Indiana Daily Student

New program offers partying alternatives

Greek system strives to follow new alcohol plan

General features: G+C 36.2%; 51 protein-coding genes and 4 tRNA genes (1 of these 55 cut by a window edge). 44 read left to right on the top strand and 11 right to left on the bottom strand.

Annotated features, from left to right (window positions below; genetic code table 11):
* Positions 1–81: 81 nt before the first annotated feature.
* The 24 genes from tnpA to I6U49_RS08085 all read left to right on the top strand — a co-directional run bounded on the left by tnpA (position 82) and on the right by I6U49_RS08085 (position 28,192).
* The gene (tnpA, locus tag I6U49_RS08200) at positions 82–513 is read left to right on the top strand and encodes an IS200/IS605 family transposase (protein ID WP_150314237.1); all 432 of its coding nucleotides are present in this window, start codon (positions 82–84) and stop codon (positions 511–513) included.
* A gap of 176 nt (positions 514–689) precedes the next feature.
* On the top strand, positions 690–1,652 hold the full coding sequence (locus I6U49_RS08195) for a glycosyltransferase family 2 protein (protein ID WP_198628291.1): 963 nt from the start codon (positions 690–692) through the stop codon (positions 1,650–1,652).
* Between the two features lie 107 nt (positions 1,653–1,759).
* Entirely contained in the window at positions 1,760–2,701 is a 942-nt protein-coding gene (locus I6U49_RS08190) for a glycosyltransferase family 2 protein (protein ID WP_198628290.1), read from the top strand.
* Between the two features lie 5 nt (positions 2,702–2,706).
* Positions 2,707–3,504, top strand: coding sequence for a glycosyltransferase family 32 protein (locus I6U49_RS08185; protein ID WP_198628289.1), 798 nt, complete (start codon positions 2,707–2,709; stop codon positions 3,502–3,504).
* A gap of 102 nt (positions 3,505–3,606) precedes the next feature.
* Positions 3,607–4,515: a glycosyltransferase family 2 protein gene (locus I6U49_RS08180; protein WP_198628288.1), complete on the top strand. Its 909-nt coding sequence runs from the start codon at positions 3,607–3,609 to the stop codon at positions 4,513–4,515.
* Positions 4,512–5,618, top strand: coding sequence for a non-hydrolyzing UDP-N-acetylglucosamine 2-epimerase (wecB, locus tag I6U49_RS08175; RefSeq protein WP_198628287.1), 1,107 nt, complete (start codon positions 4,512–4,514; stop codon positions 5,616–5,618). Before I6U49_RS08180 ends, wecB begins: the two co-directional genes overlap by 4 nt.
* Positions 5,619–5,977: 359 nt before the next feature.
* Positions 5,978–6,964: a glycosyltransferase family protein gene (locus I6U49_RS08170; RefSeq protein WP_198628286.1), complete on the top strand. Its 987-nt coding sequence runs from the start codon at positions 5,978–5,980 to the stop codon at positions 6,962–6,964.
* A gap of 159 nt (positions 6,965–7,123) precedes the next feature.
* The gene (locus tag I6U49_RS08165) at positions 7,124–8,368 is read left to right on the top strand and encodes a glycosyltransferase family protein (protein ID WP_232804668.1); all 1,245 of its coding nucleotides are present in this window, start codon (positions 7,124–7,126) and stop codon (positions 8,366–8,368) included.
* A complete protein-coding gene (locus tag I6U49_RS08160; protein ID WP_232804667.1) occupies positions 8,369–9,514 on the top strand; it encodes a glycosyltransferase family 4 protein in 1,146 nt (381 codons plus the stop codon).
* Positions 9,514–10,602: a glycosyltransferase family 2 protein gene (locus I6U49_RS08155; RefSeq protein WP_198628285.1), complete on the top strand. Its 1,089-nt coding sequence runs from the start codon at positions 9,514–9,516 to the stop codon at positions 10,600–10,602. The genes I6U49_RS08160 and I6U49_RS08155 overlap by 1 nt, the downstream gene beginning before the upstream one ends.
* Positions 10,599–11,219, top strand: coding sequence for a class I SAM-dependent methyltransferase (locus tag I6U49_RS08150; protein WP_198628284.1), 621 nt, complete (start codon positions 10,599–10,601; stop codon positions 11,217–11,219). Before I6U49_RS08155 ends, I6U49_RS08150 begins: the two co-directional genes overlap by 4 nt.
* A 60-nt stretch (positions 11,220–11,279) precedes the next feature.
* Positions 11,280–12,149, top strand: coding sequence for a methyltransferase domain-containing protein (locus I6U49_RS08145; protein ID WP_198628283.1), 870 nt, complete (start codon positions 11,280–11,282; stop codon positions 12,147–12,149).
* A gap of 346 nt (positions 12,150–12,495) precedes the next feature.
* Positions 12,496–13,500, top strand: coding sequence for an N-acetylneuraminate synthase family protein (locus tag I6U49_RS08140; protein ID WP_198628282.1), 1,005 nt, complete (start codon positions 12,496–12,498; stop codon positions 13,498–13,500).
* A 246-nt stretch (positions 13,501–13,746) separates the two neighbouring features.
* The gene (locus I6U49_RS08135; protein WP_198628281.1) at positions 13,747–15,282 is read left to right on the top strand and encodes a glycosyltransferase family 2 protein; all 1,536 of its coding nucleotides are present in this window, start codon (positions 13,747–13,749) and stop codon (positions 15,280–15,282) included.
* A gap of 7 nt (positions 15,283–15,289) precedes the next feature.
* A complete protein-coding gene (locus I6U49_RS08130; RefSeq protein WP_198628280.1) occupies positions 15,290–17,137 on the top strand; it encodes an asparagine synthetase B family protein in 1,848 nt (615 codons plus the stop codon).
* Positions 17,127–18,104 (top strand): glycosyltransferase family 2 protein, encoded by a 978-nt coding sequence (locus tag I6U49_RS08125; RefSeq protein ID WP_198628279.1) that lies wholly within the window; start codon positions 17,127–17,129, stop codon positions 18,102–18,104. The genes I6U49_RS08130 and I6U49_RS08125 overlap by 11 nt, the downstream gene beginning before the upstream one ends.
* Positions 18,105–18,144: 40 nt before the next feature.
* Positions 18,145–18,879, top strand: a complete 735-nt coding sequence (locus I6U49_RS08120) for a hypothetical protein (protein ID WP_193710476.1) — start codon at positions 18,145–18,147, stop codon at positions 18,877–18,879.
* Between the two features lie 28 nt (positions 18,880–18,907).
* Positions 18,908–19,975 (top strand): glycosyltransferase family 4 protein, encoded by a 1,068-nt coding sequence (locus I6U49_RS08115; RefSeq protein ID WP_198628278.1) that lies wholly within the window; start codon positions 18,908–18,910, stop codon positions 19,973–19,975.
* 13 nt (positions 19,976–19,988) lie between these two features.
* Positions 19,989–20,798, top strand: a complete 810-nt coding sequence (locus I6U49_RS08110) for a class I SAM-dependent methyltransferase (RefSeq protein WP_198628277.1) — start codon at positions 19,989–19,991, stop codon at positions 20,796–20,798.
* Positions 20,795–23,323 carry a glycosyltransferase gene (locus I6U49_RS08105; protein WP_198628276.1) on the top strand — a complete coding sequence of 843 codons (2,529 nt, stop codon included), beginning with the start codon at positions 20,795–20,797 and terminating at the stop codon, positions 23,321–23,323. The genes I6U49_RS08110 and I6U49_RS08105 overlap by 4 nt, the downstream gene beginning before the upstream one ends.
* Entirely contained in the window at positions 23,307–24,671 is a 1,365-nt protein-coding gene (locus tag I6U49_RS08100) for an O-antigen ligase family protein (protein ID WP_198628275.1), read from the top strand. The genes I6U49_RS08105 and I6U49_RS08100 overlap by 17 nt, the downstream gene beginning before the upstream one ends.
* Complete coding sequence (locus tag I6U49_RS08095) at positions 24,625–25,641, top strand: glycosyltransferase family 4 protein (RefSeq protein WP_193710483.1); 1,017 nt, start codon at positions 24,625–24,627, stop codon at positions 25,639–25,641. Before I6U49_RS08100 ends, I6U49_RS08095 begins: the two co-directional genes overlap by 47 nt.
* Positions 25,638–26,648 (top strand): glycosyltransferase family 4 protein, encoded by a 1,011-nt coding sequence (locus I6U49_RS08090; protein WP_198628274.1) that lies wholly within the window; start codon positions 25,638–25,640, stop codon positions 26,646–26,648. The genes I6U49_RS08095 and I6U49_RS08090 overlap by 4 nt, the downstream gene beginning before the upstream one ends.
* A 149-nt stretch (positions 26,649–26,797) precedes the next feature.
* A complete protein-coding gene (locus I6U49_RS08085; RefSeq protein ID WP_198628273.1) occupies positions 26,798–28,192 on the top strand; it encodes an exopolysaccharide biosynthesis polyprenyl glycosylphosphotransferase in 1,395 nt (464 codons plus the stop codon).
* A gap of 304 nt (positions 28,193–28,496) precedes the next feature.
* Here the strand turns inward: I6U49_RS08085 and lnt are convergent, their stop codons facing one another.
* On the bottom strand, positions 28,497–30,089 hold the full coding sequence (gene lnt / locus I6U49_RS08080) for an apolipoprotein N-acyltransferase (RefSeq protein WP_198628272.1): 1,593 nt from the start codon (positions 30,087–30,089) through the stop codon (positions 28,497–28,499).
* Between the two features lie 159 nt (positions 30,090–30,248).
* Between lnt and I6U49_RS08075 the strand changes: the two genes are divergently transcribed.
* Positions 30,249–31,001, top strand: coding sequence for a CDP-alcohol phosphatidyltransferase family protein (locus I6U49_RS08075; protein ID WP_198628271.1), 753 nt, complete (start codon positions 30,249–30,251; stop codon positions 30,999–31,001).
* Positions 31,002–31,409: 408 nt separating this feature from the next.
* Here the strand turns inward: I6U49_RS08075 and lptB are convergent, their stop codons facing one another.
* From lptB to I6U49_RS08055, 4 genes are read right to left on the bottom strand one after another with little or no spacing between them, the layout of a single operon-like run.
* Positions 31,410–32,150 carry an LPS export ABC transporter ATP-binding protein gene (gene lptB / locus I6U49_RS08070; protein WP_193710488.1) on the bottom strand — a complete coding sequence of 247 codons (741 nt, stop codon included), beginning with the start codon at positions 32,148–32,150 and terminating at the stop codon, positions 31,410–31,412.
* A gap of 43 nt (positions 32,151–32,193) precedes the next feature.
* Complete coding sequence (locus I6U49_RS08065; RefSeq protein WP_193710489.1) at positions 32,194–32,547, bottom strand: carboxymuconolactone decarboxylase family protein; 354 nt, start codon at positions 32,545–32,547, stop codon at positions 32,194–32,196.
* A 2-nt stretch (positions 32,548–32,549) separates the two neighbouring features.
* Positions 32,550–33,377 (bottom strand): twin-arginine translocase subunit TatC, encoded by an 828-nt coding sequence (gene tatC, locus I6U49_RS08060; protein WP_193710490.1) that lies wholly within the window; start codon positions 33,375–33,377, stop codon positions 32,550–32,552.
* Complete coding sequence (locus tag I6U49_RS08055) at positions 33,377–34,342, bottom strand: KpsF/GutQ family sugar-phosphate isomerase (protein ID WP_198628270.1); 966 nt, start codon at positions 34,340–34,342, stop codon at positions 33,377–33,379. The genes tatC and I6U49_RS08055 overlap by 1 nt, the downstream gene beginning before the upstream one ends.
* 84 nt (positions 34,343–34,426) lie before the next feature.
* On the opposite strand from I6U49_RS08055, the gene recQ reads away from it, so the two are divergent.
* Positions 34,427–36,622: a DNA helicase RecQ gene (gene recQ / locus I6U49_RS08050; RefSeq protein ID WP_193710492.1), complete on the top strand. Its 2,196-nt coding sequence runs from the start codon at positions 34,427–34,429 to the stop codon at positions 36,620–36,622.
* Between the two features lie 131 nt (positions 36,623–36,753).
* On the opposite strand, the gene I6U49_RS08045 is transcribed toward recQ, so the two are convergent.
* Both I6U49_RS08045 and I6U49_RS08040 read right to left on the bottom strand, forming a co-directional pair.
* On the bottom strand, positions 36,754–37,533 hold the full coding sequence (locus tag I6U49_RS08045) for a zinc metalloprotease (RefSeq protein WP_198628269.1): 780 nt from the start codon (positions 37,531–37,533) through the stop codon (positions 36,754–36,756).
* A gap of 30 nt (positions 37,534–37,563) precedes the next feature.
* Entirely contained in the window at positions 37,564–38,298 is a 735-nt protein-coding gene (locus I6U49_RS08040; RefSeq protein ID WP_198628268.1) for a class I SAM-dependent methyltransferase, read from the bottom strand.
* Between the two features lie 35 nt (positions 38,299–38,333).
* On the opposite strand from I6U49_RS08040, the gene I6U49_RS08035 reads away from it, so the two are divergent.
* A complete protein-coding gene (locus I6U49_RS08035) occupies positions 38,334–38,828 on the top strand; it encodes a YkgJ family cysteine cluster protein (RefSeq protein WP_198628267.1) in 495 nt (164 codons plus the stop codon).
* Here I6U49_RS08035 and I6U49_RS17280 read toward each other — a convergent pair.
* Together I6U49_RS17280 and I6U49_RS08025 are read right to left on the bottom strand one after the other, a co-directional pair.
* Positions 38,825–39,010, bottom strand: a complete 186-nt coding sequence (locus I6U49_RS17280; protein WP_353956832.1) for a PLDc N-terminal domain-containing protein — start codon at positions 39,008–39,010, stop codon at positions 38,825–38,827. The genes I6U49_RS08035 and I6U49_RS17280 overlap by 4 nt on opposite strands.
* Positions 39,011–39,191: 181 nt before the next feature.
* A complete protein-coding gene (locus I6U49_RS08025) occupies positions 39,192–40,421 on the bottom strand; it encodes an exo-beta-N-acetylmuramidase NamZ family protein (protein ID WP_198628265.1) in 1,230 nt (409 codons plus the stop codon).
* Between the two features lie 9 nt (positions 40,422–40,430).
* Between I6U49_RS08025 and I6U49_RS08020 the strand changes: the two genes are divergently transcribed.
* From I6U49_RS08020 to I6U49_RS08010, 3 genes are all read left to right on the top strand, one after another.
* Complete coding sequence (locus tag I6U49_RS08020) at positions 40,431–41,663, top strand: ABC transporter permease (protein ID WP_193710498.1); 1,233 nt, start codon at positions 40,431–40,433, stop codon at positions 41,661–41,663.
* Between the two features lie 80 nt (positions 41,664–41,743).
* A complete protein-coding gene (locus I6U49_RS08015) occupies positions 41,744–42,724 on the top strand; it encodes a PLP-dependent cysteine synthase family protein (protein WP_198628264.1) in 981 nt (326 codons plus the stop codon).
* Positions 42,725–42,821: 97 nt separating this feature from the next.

Loud music, dancing and beer in the hands of underage students are the essence of a college party, as many know. But this will no longer be true of fraternity parties. This year, the greek system is adopting the Responsible Alcohol Management Program in hopes of eliminating underage drinking at fraternity functions.\nLast year, the Panhellenic Association and Interfraternity Council both passed resolutions stating fraternities and sororities will no longer play host to parties with alcohol unless it is at a University approved third-party vendor site.\nDean of Students Richard McKaig said the administration worked closely with IFC and Panhellenic to find other alternatives for social functions. The result was the development of RAMP.\nThe greek division received a grant from the IU Student Foundation a grant to hire Bill Aggleston, a consultant who founded and organized third-party vendor sites where the greek houses can hold parties. \nAggleston is an IU alumnus and a longtime Bloomington resident. Assistant Dean of Students Jim Gibson said Aggleston's restaurant management knowledge is a key to the success of the program. Aggleston is also affiliated with the greek system and has served as a house director for the past eight years.\nThird-party vendor sites are only one element of RAMP. The program includes a manual, which outlines information on vendor information, bus services, alcohol education programs, security and crises management plans. McKaig said he is optimistic about the program.\n"I'm very hopeful it's going to work. I'm very encouraged by fraternity leaders taking initiative in their leadership," McKaig said. "This program will provide a safer and more enjoyable situations for fraternities and sororities."\nIn addition to RAMP, there will also be close supervision of chapters and more consistent enforcement of alcohol policies. All fraternities are required to register their social events with IFC. Fraternities can still have parties, but they can't have alcohol.\n"This is the most aggressive proactive work the University has done to address the problem in the past 10 years I have been here," Gibson said. "In the past we didn't have the resources to have a program like this. Not only are we aggressive, but Bill works in enforcing the policy with the support of the IUPD."\nAggleston will be out nightly between 10 p.m. and 4 a.m., making stops at the fraternities who are having registered social functions and at houses that seem to be having an activity. Each night, he will also make stops at a certain percentage of fraternity houses even if they are not having a party.\nGreek Adviser Stan Sweeney said the feedback for RAMP seems positive, but the success of the program is dependent on the students. He said the goal is for the greek community to focus on the values they were founded upon.\n"We are a social organization, and there is nothing wrong with that, but we are about a lot of other things too," Sweeney said.\n Sweeney said the organization wanted to promote responsible alcohol drinking by eliminating underage drinking from fraternity parties.\n "One of the goals was to move (parties) to appropriate venues that could accommodate these functions (and) who are licensed to serve alcohol," Sweeney said.\n Twenty-five businesses have agreed to be third-party vendors and the administration is hoping more will agree in time. Sweeney said some businesses are skeptical and are waiting to see how it will work out.\nNick's English Hut, 423 E. Kirkwood Avenue, is listed in the RAMP manual as one of the third-party vendor sites. But General Manager Rex Barnes said he had never agreed to be one.\n"Nick's is probably not going to be a vendor," Barnes said. "I am afraid there is too much liability involved. For example, if an older fraternity brother buys beer and gives it to his younger brother, we will be responsible for the liability. I never agreed to be a third-party vendor, and I didn't realize that someone had put us down as one."\nMax Wildman, the general manager of the Gables, 114 S. Indiana Avenue, said he is supportive of this program. Gables has a reputation for hosting parties for the greek community for many years.\n"Regardless of this program, fraternities and sororities have always had parties here," Wildman said. "It takes the responsibilities off the hands of the leaders. We've always done parties for them anyway."\nStudents have a mixed reaction about the new program. Junior Matt Grassman, IFC vice president of education, said many students see the program as positive.\n"I don't think anyone will deactivate because of this program, but I can possibly see more live outs, and less number of students in the houses," Grassman said. "I'm sure the numbers will pick up in a couple years, but again maybe no one will move out, it's just my speculation."\nMen's fraternity rush is already under way, and Gibson said if the only reason students want to be in a house is so they can party, he discourages them from rushing.\n"Hopefully the trouble people won't go greek," Gibson said. "The houses are promoting themselves as a more responsible users of alcohol, and there is a serious market for students who want to be a part of that."\nAlthough the program eliminates alcohol from fraternities, senior M. Scott Witoszynski, of Delta Tau Delta, said it shifts the problem.\n"It moves the problem from one location to another," he said. "If it were that easy to eliminate the problem it would have been done a long time ago."\nMcKaig said the University is not directly involved with off-campus parties, but the Bloomington police department started a new program called the Quiet Nights Program to monitor off-campus social activities.\nRob Cheris, a sophomore in a Theta Chi, said although the new program may work, fraternity parties will no longer be popular.\n"If people are going to drink they will," said Cheris. "Fraternities provide a safe haven for people to drink by eliminating drinking and driving for the most part. College is the best four years of your life. They are hurting Indiana's reputation as being a fun school where people also excel academically"